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Posts Tagged ‘faux meat’

I don’t watch much TV, but when I do it’s almost always one of the following:

1. CNN with my tea and breakfast on the weekdays, no exceptions
2. The Daily Show with Jon Stewart and The Cobert Report hour
3. Project Runway
4. Competitive cooking shows (ie. The Iron Chef, Top Chef, etc.)

One recent show that pulled me in was The Next Food Network Star. Strange, I know, given that the Food Network is wont to showcase all things meat and cheese, but I enjoy watching people get creative with their ingredients. I find that it inspires me to get into my kitchen or onto our grill and try something new.

Such was the case with this recipe. I have to expose my non-Foodie ways and admit that I had never even heard of cassoulet before the Throwdown episode of The Next Food Network Star, wherein the final four contestants got paired off and had to make not only their signature dish but attempt to outdo their competitor’s signature dish, as well – all in 45 minutes.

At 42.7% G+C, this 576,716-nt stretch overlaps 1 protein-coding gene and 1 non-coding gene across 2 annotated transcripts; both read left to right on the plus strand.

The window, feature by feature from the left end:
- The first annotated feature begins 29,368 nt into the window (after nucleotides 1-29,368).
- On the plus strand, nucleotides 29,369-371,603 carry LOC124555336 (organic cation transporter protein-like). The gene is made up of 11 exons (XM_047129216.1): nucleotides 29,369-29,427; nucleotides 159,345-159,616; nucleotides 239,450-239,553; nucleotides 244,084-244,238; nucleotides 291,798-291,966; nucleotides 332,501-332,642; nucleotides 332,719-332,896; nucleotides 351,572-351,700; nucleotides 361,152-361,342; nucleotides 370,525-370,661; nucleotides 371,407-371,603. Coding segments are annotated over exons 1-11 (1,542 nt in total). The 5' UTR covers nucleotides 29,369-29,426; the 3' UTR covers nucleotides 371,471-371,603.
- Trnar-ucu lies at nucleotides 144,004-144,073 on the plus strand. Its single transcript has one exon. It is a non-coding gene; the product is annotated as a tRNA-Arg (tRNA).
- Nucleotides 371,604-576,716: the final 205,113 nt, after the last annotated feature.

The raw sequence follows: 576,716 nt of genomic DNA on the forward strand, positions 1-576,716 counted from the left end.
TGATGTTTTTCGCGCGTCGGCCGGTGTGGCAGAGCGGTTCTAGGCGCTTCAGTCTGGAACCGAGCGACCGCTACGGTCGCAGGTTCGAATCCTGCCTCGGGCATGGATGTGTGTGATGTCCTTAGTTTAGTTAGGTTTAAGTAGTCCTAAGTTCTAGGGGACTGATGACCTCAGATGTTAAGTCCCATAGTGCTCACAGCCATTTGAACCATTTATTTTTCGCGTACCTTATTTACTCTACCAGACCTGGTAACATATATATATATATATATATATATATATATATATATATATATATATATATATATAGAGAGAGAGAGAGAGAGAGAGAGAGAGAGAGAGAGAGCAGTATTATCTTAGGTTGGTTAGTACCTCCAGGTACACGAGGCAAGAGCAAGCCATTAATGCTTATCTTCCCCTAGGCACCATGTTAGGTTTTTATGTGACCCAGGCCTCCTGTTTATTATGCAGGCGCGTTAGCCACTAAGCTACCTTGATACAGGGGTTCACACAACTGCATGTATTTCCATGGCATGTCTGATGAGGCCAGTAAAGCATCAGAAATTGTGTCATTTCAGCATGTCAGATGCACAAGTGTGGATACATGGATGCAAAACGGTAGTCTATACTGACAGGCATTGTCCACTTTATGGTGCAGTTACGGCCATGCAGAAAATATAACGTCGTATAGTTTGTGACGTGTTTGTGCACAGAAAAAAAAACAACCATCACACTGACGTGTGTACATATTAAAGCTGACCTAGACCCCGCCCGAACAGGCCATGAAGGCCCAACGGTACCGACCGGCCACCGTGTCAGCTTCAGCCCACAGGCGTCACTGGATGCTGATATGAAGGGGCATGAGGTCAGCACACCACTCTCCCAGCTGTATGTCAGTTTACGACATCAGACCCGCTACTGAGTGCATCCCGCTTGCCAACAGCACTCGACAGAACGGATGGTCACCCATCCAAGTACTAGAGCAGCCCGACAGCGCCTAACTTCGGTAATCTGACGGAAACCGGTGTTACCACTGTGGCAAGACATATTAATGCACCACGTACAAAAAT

Lisa Garza, the prim and proper reincarnation of Martha Stewart, declared her signature dish to be cassoulet. To me it seemed a given that she would choose something French for her dish. She described cassoulet as being “beans and sausage” and a comfort food. Interesting. By the time she was done (and Bobby Flay declared her cassoulet to be the best he’s ever had) I was hooked. This was a dish that would be mine.

Veganizing Lisa’s cassoulet recipe was surprisingly easy. Her original recipe can be found here. I cut back on the amount of oil and garlic, I exchanged her sausage and chicken stock for their vegan counterparts, and I replaced her spinach pesto with my basil pesto. I was happy to be able to use herbs straight from my garden for this dish. (On a complete aside: if you do not grow your own herbs, I highly recommend that you change that right now. If you don’t have a garden plot, herbs grow just as well in pots on a windowsill. Fresh herbs snipped from the plant moments before use in a recipe adds a freshness to food that con not be replicated by store bought herbs.)

In the end, I must say that this dish is pretty amazing. It looks fancy and like it took a lot of work, while at the same time it is very comforting and flavorful – and it only took about an hour. I made this for us after work one day – while it simmered I was able to take care of other things around the house (I love recipes that allow me to multi task!)  It also makes fantastic leftovers for lunch the next day.